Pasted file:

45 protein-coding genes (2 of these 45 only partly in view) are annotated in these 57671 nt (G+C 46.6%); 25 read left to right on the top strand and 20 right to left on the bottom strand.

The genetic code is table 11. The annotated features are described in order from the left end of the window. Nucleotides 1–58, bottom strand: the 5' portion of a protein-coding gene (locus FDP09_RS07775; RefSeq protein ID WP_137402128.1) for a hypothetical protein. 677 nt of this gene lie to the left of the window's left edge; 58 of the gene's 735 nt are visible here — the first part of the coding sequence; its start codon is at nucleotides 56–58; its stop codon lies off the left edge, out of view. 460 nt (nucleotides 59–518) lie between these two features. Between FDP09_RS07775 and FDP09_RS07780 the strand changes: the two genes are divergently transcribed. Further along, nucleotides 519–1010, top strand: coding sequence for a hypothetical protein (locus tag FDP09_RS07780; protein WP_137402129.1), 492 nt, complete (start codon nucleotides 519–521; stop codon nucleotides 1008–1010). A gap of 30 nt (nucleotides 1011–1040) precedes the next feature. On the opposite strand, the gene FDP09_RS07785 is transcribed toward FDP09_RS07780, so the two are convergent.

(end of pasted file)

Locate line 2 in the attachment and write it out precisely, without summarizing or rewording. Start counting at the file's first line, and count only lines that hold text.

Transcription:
The genetic code is table 11. The annotated features are described in order from the left end of the window. Nucleotides 1–58, bottom strand: the 5' portion of a protein-coding gene (locus FDP09_RS07775; RefSeq protein ID WP_137402128.1) for a hypothetical protein. 677 nt of this gene lie to the left of the window's left edge; 58 of the gene's 735 nt are visible here — the first part of the coding sequence; its start codon is at nucleotides 56–58; its stop codon lies off the left edge, out of view. 460 nt (nucleotides 59–518) lie between these two features. Between FDP09_RS07775 and FDP09_RS07780 the strand changes: the two genes are divergently transcribed. Further along, nucleotides 519–1010, top strand: coding sequence for a hypothetical protein (locus tag FDP09_RS07780; protein WP_137402129.1), 492 nt, complete (start codon nucleotides 519–521; stop codon nucleotides 1008–1010). A gap of 30 nt (nucleotides 1011–1040) precedes the next feature. On the opposite strand, the gene FDP09_RS07785 is transcribed toward FDP09_RS07780, so the two are convergent.